Tuesday, 7 December 2010

Out of the Line of Sight (Some Questions For Pike River Coal)

Reluctant Witness: In every thriller there's always someone who doesn't want the detective to see what lies just beyond his line of sight. Why is Pike River Coal sending its lawyers to sit in on the Department of Labour's interviews with its employees?

IN JUST ABOUT every movie thriller there’s a blocking scene. Some thing or some body which gets in the way of the hero’s investigation.

You know the sort of incident I’m talking about.

At the door to the key witness’s apartment, the detective’s confronted by someone who very obviously doesn’t want to let him in. When he gives the witness’s name, the doorkeeper shakes his head:

"Sorry, buddy, never heard of her."

But the detective (and, of course, the audience) can tell he’s prevaricating. There’s something "off" about the guy’s entire behaviour. His gaze keeps shifting to something standing just out of the detective’s line of sight. When the hero attempts to get a better view of the apartment, the doorkeeper becomes even more agitated:

"I told you – she’s not here!"

The door slams in the detective’s face.

NOW, THE PIKE RIVER mine disaster isn’t a movie thriller – it’s a real-life human tragedy. But, it’s also a mystery. So, I’m wondering – am I the only person in New Zealand who’s asking himself whether Pike River Coal knows something we don’t?

And, if they don’t, then I’ve got to ask its top guys another question: Why is the Company insisting that its lawyers sit in on the interviews Department of Labour officials are conducting with mine workers?

The Company says it’s only concerned about safeguarding its employees’ – the mine workers’ – rights. But, if that’s the case, then wouldn’t they be talking to their union representatives? After all, that’s what the union’s there for – to protect the rights of its members.

And, in the case of Pike River Coal, that protection is provided by one of the country’s largest and best resourced trade unions – the Engineering, Printing and Manufacturing Union (EPMU) led by Andrew Little.

If Pike River Coal was only interested in making sure that the rights of its employees were being safeguarded, then wouldn’t the presence of the EPMU have reassured them that all was well?

So, why didn’t the involvement of the EPMU reassure Pike River Coal at all? What made it so touchy? Why, when Mr Little and his officials questioned the propriety of the Company’s lawyers being present at what are, in essence, evidence-gathering interviews by the Department of Labour, did everything become so heated?

Think back to those movie thrillers.

When the prime suspect is being questioned by the Police it’s quite usual for him to have his lawyer present. Legal representation ensures that the suspect is not pressured into saying something that may later be used against him in court, should the matter ever come to trial. Suspects (especially in American thrillers) enjoy full constitutional protection against self-incrimination.

But have you ever seen a thriller where the suspect’s lawyer sits in on witness interviews? Just imagine how intimidating that would be. The detectives are asking an eye-witness to a shooting if he can identify the gunman – and the prime suspect’s lawyer is sitting there taking notes! How much co-operation do you think the Police’s key witnesses are going to provide under those conditions?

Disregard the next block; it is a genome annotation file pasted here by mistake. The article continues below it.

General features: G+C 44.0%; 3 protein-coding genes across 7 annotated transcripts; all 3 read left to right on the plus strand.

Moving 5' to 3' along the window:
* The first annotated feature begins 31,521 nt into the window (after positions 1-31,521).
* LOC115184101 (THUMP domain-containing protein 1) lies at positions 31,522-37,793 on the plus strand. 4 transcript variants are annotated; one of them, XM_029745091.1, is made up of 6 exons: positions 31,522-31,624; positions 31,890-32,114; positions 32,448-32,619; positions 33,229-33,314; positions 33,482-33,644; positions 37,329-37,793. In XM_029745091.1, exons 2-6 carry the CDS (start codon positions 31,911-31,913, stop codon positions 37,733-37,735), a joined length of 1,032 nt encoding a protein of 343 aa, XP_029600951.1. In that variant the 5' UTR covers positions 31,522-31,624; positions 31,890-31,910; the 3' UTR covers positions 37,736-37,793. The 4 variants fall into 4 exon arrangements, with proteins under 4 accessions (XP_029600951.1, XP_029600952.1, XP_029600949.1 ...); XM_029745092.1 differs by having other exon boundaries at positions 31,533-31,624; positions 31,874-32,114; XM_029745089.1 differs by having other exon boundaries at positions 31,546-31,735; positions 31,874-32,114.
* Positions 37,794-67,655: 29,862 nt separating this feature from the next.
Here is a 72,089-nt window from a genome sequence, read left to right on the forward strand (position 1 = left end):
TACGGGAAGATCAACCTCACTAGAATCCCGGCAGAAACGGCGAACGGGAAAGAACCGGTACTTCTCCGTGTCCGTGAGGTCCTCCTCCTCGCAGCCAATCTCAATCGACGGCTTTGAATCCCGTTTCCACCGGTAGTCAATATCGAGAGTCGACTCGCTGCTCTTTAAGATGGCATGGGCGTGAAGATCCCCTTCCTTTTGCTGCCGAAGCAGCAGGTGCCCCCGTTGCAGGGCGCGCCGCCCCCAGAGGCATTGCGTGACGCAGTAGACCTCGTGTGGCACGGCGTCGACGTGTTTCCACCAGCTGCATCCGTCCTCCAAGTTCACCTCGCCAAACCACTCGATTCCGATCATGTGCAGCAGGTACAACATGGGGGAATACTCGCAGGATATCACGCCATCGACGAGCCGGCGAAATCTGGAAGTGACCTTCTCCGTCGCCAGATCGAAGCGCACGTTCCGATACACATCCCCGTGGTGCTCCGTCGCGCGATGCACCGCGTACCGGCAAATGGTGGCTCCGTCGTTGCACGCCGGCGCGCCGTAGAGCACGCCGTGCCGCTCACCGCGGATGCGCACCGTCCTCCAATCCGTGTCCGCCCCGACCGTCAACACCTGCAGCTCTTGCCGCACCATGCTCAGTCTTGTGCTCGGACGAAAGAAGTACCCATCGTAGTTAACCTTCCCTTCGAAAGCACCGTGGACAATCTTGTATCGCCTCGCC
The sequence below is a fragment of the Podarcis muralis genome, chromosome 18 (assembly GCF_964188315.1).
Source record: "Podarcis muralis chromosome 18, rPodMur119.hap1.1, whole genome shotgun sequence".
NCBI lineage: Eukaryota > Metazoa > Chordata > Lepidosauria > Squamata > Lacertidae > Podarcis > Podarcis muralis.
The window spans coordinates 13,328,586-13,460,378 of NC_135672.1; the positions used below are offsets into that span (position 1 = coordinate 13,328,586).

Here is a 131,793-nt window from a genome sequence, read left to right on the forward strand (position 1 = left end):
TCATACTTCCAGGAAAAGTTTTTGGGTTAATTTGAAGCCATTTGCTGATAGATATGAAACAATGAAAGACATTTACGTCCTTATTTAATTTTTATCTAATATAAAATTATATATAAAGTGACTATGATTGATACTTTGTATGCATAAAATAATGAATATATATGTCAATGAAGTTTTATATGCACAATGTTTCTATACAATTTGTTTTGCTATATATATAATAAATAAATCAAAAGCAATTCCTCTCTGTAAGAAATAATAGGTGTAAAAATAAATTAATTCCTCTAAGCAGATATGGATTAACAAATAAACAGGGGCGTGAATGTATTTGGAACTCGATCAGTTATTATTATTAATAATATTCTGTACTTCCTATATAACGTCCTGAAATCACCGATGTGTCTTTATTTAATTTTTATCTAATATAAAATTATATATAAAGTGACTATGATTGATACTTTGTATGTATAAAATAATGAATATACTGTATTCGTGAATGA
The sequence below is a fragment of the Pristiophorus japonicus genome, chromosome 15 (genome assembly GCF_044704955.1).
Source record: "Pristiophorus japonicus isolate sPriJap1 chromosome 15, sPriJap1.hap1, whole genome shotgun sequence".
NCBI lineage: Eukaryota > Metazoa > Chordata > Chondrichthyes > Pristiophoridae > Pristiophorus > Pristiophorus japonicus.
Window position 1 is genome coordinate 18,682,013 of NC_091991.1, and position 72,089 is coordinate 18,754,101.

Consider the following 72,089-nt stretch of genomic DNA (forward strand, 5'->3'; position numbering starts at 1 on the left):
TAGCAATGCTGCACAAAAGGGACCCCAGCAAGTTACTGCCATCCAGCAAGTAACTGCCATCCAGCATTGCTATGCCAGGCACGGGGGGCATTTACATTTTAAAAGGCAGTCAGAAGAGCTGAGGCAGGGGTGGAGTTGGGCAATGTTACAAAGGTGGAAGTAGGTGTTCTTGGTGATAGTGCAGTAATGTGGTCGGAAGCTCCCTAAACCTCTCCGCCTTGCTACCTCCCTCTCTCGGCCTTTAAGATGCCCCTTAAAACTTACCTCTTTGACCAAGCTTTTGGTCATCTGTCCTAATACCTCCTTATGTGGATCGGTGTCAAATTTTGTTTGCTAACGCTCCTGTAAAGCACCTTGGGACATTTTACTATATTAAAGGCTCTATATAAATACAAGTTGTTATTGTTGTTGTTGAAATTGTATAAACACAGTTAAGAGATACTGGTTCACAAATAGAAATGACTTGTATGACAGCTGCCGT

Pike River Coal is also, unbelievably, demanding that the Department of Labour inquiry team hand over any audio or video recordings they have already made, or make in the future, of evidence-gathering interviews with Company employees and/or sub-contractors.

I fervently hope that the Department’s officials to do not comply with Pike River Coal’s demand. Like the Company’s insistence that its lawyers be present during the gathering of evidence, it runs the risk of sowing very worrying seeds of doubt in the public’s mind as to whether the Department of Labour’s statutory inquiry into the Pike River mining disaster is being undertaken "without fear or favour".

Charging in with lawyers like this isn’t the only aspect of Pike River Coal’s behaviour which has struck a number of observers as being a little "off".

What, for example, lay behind its decision to hold on to the CCTV record of the original explosion for so long? Was no one monitoring the live feed from the mine’s mouth? Had someone been physically present outside the mine’s entrance to see and feel the blast, how long would it have taken to raise the alarm and activate the rescue procedures?

And why, if Pike River Coal is genuine about putting the interests of its employees first, did the Company not insist that union representatives be seated among the dignitaries at last week’s memorial service? The West Coast has long been a bastion of trade unionism in New Zealand. Am I the only one who found it strange that the 29 miners’ union and the CTU weren’t allowed to speak at their funeral?

Was somebody frightened of what they might say?

Is there something – just out of their line of sight – that someone is desperate the detectives don’t see?

This essay was originally published in The Press of Tuesday, 7 December 2010.


Madison said...

As someone who has been a victim of vicious attacks by a Union I can understand why the company may want their lawyer present despite the EPMU lawyer's availability. The Union lawyers are intimidating and are out for themselves and the Union members only. When I was involved in dealings with them their claims for Fairness and Workers Rights translated into attempts to fully strip me of any rights to protect myself from accusations designed to destroy my career. They asked leading questions designed to make me answer in ways that would create contradictions and attempted to falsify and play up incidents in order to create fake patterns of behaviour. They have no regard for the well being of the non-members and this should be remembered.